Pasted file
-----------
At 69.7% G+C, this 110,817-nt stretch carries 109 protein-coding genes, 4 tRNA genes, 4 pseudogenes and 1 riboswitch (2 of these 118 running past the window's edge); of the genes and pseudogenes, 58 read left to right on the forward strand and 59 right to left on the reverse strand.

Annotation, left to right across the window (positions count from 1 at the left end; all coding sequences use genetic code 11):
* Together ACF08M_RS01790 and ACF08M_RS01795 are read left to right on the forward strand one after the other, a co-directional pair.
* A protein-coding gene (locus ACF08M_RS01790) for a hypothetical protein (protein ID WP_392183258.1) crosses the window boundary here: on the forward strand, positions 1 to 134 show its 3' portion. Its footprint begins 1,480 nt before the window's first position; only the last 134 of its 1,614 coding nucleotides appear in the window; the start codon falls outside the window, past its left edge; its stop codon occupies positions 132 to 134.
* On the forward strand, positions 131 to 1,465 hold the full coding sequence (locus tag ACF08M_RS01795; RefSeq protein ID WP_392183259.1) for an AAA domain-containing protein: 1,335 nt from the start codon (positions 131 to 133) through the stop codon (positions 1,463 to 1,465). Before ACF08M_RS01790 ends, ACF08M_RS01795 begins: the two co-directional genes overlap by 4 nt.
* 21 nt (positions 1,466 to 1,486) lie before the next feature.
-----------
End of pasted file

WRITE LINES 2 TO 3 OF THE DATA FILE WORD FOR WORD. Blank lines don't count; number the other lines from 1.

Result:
Annotation, left to right across the window (positions count from 1 at the left end; all coding sequences use genetic code 11):
* Together ACF08M_RS01790 and ACF08M_RS01795 are read left to right on the forward strand one after the other, a co-directional pair.